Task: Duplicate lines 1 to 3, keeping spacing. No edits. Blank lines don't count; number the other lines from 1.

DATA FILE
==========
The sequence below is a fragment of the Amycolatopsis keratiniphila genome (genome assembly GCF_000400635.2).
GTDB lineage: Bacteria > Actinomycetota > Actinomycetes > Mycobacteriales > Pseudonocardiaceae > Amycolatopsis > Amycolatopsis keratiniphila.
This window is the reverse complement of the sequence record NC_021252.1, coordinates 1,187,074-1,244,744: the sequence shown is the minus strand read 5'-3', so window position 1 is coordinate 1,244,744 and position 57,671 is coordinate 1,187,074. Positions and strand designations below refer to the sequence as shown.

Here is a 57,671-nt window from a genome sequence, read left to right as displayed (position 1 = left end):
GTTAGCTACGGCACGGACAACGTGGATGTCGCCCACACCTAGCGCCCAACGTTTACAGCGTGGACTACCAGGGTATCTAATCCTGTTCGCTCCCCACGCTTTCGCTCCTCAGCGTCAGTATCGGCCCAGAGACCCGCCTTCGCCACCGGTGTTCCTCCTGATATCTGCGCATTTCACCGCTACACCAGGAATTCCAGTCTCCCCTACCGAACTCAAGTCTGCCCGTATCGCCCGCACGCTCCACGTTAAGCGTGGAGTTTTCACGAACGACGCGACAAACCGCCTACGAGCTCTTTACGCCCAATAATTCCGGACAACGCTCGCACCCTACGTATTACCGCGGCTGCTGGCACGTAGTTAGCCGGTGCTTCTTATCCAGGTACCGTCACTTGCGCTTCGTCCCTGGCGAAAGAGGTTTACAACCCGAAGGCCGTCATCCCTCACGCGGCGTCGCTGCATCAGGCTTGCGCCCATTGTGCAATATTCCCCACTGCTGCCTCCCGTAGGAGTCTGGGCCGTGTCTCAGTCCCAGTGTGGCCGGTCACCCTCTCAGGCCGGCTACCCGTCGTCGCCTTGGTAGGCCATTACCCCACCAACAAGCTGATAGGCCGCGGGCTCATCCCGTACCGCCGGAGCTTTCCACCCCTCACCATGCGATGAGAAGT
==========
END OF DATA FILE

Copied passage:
The sequence below is a fragment of the Amycolatopsis keratiniphila genome (genome assembly GCF_000400635.2).
GTDB lineage: Bacteria > Actinomycetota > Actinomycetes > Mycobacteriales > Pseudonocardiaceae > Amycolatopsis > Amycolatopsis keratiniphila.
This window is the reverse complement of the sequence record NC_021252.1, coordinates 1,187,074-1,244,744: the sequence shown is the minus strand read 5'-3', so window position 1 is coordinate 1,244,744 and position 57,671 is coordinate 1,187,074. Positions and strand designations below refer to the sequence as shown.